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Datsun 240Z

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The Datsun 240Z from 1970-1973 is the car that put Japanese sports cars on the American radar.  Perhaps the best word to describe the Datsun is “amalgam,” meaning that the car was designed to handle a lot of different things.  Yes, it was a sports car, but it also got more than 20 mph fuel economy.  It had a 2.4-liter inline six-cylinder engine that was smaller than most American sports cars, but could easily reach a top speed of 130 mph.

The danger of a vehicle designed to be a “jack-of-all-trades” is that it may end up trying to do so many things that it ends up being mediocre at each one (and at worst, an all-around failure).  Those enterprising car designers who would like so see a proper do-it-all car need only study the Datsun 240Z.  The inline-six engine produces 151 horsepower and 146 lb-ft of torque.  When compared to modern vehicles, these figures seem modest, but when combined with a classic car that only weighs 2,323 pounds, incredible things happen.  A standing quarter mile takes 16.5 seconds, with a top speed of 84 mph, very impressive considering both the time it came out and the fuel economy it delivers.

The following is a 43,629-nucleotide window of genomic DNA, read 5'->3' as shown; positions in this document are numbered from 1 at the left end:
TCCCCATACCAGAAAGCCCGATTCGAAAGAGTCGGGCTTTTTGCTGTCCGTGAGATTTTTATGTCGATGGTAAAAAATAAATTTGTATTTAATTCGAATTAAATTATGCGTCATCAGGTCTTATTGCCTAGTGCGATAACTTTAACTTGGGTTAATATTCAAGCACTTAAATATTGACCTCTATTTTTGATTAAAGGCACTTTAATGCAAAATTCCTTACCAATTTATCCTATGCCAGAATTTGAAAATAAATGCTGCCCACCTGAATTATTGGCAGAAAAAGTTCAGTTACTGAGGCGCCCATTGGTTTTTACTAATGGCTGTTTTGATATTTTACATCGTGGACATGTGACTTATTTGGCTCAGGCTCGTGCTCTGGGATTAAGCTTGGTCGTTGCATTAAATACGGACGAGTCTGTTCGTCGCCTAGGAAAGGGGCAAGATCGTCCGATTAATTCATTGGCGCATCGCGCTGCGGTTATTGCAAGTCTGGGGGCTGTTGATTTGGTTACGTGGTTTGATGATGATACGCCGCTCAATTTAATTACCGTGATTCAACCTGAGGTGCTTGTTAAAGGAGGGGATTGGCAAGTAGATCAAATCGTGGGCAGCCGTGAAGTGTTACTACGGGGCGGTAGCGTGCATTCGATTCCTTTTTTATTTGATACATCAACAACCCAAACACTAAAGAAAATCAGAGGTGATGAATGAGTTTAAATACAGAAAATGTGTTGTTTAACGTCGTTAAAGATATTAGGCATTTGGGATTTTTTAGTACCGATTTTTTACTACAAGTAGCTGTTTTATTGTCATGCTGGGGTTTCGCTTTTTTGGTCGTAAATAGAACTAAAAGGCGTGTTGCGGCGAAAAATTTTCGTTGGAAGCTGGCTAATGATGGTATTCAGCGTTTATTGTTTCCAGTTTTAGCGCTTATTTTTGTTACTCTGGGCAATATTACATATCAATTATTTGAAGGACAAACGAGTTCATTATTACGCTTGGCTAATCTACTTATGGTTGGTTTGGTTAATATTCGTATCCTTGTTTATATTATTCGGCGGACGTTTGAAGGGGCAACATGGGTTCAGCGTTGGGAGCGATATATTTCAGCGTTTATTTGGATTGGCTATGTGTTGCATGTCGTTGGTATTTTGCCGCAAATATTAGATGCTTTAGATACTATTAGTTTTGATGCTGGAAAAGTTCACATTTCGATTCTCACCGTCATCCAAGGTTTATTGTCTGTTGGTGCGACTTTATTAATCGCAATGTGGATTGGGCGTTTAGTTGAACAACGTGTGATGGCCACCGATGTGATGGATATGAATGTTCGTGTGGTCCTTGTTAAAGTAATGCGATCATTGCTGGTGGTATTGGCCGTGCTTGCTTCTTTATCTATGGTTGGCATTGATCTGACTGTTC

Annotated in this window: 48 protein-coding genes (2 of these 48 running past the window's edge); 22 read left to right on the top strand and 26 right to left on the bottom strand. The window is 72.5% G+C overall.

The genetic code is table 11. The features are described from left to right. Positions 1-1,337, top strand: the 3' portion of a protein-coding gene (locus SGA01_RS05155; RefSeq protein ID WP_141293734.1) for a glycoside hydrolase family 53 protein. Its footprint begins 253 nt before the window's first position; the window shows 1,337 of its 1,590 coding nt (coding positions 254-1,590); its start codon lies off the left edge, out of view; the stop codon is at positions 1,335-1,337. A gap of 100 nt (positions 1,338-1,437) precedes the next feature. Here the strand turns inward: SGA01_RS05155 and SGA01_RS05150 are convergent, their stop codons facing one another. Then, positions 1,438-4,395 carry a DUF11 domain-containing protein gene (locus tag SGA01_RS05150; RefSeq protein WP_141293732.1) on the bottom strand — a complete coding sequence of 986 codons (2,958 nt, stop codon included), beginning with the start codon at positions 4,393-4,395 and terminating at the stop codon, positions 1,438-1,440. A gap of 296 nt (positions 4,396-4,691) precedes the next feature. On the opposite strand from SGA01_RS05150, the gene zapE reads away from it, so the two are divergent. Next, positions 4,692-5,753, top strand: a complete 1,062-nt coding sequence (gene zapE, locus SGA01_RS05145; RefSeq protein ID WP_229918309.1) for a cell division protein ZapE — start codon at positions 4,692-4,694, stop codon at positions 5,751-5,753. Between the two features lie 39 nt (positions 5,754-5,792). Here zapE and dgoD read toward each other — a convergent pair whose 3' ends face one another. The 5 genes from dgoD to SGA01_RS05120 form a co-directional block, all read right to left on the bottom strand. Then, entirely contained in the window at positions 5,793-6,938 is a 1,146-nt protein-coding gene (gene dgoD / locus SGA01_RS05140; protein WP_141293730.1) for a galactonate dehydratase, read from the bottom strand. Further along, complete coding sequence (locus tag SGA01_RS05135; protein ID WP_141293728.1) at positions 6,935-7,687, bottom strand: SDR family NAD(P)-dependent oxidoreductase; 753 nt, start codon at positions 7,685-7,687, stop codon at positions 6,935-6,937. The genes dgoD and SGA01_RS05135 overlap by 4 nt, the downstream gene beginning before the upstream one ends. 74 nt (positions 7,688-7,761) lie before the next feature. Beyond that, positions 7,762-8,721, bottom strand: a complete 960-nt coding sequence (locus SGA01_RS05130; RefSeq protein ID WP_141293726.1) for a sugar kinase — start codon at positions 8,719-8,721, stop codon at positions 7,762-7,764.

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The chassis and suspension of the 240Z were tuned to become more responsive and agile the faster you go.  In a 240Z equipped with the optional wider wheels package, the car stays firmly planted on the ground through a corner.  Unfortunately, the factory 240Z’s featured anti-roll bars that weren’t all that great, so while the car did stay planted, it sure didn’t feel like it inside the cabin.  Of course, considering the car’s fan base and the near 40 years since its release, there are plenty of after market kits that easily rectify the problem.

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For those who weren’t around in the early 1970s when the Datsun 240Z made its debut, it is hard to accurately assess the car.  Modern vehicles generate much more horsepower (a 2009 Honda Civic Si beats the 240Z by 46 hp), but when viewed in the context of the times, the 240Z was a marvel.  And it paved the way for future Z models, culminating in the Nissan 370Z (the American branding switched to Nissan in the mid-1980s), which is one of the premier sports cars on the road today.

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